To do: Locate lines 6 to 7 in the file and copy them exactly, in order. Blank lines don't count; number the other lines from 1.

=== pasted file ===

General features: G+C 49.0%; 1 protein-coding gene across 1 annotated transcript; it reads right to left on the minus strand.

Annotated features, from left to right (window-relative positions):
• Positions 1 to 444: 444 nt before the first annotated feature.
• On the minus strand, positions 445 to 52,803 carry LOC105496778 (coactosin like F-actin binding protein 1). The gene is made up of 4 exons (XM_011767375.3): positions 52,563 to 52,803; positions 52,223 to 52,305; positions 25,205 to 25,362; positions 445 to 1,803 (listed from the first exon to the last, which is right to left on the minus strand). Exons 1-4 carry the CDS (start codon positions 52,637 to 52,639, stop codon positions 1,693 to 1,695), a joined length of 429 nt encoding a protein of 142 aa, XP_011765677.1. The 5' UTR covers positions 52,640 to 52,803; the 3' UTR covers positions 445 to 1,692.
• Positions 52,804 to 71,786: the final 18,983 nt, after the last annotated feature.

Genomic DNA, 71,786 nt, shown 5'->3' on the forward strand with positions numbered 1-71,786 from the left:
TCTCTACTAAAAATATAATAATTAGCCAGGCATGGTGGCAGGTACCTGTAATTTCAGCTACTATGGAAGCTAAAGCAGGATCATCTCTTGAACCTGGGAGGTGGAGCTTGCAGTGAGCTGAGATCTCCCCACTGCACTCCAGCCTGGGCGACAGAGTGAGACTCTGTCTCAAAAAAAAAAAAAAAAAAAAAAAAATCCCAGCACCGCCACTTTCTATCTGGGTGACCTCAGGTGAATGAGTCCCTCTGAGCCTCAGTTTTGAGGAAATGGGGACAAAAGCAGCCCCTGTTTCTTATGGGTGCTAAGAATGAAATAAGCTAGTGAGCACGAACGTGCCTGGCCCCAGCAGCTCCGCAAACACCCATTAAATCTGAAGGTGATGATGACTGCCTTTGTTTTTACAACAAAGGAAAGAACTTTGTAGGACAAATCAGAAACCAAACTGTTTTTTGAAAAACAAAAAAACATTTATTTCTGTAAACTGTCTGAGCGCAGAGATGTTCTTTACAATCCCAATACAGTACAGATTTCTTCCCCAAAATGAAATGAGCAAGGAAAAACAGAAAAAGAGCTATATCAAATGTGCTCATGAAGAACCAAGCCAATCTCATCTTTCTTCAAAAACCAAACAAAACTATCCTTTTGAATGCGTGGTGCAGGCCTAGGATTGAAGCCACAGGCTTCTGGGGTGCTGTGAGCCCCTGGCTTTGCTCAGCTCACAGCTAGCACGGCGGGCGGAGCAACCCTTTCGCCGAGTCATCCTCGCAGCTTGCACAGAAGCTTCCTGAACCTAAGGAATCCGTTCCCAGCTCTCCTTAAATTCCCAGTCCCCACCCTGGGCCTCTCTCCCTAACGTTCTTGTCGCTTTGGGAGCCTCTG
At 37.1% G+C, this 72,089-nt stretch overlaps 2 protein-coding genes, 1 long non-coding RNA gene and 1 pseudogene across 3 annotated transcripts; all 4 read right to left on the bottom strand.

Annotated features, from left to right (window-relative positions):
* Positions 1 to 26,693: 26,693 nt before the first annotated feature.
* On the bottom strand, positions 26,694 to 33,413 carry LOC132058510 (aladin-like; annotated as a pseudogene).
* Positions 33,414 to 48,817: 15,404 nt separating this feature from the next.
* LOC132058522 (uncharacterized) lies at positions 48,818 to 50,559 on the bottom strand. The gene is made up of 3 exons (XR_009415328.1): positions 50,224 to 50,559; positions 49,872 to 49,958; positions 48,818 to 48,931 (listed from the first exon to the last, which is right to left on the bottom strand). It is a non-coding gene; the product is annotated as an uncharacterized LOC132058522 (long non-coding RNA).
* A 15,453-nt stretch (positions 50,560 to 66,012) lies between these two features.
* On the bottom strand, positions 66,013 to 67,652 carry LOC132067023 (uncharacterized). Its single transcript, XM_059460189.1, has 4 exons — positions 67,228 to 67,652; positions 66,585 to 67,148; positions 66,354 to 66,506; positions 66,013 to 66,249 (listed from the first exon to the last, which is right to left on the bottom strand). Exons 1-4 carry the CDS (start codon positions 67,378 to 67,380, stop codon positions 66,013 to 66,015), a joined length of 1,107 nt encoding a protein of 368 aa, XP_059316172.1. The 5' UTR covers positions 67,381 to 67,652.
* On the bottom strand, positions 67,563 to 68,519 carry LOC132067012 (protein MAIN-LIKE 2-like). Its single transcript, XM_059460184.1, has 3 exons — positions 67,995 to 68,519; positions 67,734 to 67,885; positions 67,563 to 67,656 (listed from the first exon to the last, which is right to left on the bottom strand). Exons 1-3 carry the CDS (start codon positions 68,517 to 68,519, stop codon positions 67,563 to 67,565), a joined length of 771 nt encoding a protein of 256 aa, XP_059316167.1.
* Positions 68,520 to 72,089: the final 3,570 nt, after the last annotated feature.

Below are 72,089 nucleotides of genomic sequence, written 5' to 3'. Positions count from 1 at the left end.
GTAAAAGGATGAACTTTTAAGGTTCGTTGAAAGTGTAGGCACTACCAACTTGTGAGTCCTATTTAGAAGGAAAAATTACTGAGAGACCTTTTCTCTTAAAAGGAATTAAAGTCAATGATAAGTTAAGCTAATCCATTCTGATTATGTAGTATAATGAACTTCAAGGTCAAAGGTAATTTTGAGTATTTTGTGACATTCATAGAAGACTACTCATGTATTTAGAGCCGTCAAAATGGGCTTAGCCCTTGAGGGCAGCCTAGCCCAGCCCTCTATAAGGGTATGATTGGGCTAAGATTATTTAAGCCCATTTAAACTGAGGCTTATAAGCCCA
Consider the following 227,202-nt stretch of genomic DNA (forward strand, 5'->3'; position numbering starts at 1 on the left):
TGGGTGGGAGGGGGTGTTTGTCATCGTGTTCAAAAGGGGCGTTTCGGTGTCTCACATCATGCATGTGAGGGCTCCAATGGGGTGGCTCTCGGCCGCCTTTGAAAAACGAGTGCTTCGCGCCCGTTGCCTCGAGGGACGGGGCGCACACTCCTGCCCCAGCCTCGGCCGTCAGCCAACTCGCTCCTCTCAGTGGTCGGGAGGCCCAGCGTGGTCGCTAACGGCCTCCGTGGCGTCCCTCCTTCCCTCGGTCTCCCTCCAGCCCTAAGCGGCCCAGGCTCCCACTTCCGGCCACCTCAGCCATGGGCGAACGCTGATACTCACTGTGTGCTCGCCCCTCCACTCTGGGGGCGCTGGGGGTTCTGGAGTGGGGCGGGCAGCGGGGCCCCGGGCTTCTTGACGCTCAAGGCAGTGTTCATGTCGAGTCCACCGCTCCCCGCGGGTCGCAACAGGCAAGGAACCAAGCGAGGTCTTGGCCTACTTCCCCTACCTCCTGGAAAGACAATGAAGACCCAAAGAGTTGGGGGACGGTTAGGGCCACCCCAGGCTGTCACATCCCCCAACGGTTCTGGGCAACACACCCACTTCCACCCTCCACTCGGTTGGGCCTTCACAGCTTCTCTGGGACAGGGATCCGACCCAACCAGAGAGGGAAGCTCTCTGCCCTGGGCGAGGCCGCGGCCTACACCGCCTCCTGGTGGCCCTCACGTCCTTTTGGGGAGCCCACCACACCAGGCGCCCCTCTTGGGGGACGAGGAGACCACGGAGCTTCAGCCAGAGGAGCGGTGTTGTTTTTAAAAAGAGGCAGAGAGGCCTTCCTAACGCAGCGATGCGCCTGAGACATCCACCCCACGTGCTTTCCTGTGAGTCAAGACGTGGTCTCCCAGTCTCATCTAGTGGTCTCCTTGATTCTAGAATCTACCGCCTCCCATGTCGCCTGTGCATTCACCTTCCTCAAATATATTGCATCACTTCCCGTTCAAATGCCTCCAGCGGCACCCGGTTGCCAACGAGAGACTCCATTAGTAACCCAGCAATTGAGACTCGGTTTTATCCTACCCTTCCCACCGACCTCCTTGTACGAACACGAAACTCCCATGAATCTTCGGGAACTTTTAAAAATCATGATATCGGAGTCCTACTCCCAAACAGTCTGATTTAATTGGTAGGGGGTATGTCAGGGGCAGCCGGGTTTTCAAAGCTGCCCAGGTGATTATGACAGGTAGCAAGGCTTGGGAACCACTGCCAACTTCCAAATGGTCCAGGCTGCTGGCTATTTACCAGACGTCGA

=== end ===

Genomic DNA, 71,786 nt, shown 5'->3' on the forward strand with positions numbered 1-71,786 from the left:
TCTCTACTAAAAATATAATAATTAGCCAGGCATGGTGGCAGGTACCTGTAATTTCAGCTACTATGGAAGCTAAAGCAGGATCATCTCTTGAACCTGGGAGGTGGAGCTTGCAGTGAGCTGAGATCTCCCCACTGCACTCCAGCCTGGGCGACAGAGTGAGACTCTGTCTCAAAAAAAAAAAAAAAAAAAAAAAAATCCCAGCACCGCCACTTTCTATCTGGGTGACCTCAGGTGAATGAGTCCCTCTGAGCCTCAGTTTTGAGGAAATGGGGACAAAAGCAGCCCCTGTTTCTTATGGGTGCTAAGAATGAAATAAGCTAGTGAGCACGAACGTGCCTGGCCCCAGCAGCTCCGCAAACACCCATTAAATCTGAAGGTGATGATGACTGCCTTTGTTTTTACAACAAAGGAAAGAACTTTGTAGGACAAATCAGAAACCAAACTGTTTTTTGAAAAACAAAAAAACATTTATTTCTGTAAACTGTCTGAGCGCAGAGATGTTCTTTACAATCCCAATACAGTACAGATTTCTTCCCCAAAATGAAATGAGCAAGGAAAAACAGAAAAAGAGCTATATCAAATGTGCTCATGAAGAACCAAGCCAATCTCATCTTTCTTCAAAAACCAAACAAAACTATCCTTTTGAATGCGTGGTGCAGGCCTAGGATTGAAGCCACAGGCTTCTGGGGTGCTGTGAGCCCCTGGCTTTGCTCAGCTCACAGCTAGCACGGCGGGCGGAGCAACCCTTTCGCCGAGTCATCCTCGCAGCTTGCACAGAAGCTTCCTGAACCTAAGGAATCCGTTCCCAGCTCTCCTTAAATTCCCAGTCCCCACCCTGGGCCTCTCTCCCTAACGTTCTTGTCGCTTTGGGAGCCTCTG